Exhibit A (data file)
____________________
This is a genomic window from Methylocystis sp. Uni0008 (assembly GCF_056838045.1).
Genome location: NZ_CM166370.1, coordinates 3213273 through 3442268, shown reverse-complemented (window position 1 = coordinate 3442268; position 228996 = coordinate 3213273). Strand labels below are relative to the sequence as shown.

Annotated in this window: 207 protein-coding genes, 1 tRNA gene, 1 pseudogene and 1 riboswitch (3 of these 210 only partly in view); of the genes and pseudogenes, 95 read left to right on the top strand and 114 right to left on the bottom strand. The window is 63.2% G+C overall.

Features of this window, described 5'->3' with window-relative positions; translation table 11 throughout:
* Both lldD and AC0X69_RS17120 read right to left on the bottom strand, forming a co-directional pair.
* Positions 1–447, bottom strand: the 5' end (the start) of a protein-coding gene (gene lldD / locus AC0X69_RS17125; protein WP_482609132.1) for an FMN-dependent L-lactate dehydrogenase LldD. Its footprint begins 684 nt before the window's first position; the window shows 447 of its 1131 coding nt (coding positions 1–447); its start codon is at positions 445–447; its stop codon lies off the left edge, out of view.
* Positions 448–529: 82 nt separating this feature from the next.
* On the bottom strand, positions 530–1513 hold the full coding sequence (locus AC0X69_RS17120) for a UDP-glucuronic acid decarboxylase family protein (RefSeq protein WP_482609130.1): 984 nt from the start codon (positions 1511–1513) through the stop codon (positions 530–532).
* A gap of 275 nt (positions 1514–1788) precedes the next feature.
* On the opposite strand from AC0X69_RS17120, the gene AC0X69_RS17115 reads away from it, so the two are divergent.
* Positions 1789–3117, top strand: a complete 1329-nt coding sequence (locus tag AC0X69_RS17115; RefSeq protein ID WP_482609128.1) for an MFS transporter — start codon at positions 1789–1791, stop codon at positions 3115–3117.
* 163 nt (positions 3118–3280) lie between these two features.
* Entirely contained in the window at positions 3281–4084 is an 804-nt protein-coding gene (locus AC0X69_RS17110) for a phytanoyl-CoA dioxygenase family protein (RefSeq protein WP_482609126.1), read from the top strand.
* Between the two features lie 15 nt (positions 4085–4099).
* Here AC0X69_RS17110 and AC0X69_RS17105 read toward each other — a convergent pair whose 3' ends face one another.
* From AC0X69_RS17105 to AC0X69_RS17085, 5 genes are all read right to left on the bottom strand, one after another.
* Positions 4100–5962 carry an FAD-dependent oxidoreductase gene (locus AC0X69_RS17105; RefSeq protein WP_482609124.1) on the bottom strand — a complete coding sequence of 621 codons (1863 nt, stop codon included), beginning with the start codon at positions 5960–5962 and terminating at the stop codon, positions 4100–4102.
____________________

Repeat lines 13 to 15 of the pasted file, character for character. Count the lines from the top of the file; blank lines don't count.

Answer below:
* Entirely contained in the window at positions 3281–4084 is an 804-nt protein-coding gene (locus AC0X69_RS17110) for a phytanoyl-CoA dioxygenase family protein (RefSeq protein WP_482609126.1), read from the top strand.
* Between the two features lie 15 nt (positions 4085–4099).
* Here AC0X69_RS17110 and AC0X69_RS17105 read toward each other — a convergent pair whose 3' ends face one another.